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Félicien Rops

1833 – 1898

Le Bout du Sillon by Félicien Rops

Le Bout du Sillon   1907

  Etching, soft ground etching, drypoint, mezzotint and aquatint by Albert Bertrand after Félicien Rops, printed in colours.
With Rops’s name in the plate.
Exsteens 859 vii/ix
S 574 x 426 mm; P 398 x 260 mm; I 347 x 237 mm
Outstanding early proof impression, with fresh, unfaded colours. Before the remarque in the margin and prior to the only published edition – rare in this form. The plates for this work were destroyed immediately after the published edition of 130 impressions had been printed.

The Symbolist Belgian artist Félicien Rops had come to Paris in 1862 to study etching with Bracquemond and Jacquemart, the founders of the new Société des Aquafortistes – within six months he had been elected to their committee and within a year had replaced Daubigny on its jury. In the early 1870’s Félicien Rops founded the Société Internationale des Aquafortistes in his native Belgium.

The overriding motivation behind Félicien Rops’s art was his obsession with the beauty and sensuality of women. Rops did not confine his view of sensual beauty to the fashionable ladies of the cities; to Félicien Rops eroticism could be found just as clearly in a peasant worker, often in the most mundane of situations. Le Bout du Sillon (The end of the furrow) is the archetypal Rops depiction of this form of sensuality. As with so many of Félicien Rops’s works, the title is intentionally suggestive. In this state, the finished composition is at its finest, the image having just been completed, but before the marginal remarque was added for printing the first published impressions.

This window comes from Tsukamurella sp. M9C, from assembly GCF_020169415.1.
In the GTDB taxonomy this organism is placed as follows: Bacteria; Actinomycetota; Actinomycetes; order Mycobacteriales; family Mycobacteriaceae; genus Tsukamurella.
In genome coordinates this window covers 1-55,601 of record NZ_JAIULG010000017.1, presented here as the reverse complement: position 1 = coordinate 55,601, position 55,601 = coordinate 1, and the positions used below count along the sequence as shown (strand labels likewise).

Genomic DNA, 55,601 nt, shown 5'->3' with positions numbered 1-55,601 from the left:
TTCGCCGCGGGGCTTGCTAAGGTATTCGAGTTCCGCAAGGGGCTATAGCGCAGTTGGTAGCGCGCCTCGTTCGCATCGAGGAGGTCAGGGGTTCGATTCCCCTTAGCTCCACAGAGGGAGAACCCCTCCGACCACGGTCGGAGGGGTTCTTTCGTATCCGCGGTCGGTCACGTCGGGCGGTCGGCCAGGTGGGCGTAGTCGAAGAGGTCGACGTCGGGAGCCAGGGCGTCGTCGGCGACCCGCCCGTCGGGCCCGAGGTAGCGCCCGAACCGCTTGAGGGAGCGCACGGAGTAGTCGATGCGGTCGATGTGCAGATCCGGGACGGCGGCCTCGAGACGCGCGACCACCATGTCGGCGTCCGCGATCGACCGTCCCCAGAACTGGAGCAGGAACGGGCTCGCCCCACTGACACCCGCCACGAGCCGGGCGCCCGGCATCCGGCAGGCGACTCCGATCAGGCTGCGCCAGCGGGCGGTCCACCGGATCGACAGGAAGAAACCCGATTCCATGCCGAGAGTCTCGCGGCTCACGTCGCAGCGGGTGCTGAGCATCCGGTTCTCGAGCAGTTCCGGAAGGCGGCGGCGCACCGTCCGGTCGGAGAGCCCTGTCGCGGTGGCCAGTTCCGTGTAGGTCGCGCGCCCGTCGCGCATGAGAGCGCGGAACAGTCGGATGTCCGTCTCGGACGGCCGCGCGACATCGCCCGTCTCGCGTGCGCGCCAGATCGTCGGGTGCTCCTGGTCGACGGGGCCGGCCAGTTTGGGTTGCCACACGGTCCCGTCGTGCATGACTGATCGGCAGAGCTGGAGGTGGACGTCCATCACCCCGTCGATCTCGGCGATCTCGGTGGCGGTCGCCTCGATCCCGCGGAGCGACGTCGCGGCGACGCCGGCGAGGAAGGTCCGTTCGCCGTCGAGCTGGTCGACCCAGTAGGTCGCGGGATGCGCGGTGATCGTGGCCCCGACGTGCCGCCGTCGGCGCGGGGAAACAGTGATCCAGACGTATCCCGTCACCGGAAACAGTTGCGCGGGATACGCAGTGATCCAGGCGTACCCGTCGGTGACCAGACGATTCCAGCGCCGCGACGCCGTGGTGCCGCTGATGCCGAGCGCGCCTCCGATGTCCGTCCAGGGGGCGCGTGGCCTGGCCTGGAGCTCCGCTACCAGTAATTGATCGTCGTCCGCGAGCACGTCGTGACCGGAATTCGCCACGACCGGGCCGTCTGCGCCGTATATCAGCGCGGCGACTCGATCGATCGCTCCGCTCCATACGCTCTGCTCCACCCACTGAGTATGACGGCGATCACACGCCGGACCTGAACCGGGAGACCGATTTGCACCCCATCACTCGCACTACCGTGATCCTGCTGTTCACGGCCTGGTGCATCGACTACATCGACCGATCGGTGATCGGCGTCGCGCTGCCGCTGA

Late in Félicien Rops’s life the Parisian publisher Gustave Pellet approached the artist with the idea of allowing the outstanding engraver and master of aquatint, Albert Bertrand (1854-1912), to make engravings of his works. Rops embraced the idea with great enthusiasm as he approved wholeheartedly of both Bertrand’s artistic manner and technical expertise. The brilliant mixed method prints which Albert Bertrand produced as a result of this union are now amongst the most sought after of all hand-made etchings and engravings both by and after Félicien Rops.

On heavy cream wove paper with full margins and deckle edge. One short repaired nick at extreme left edge of sheet, otherwise very fine condition.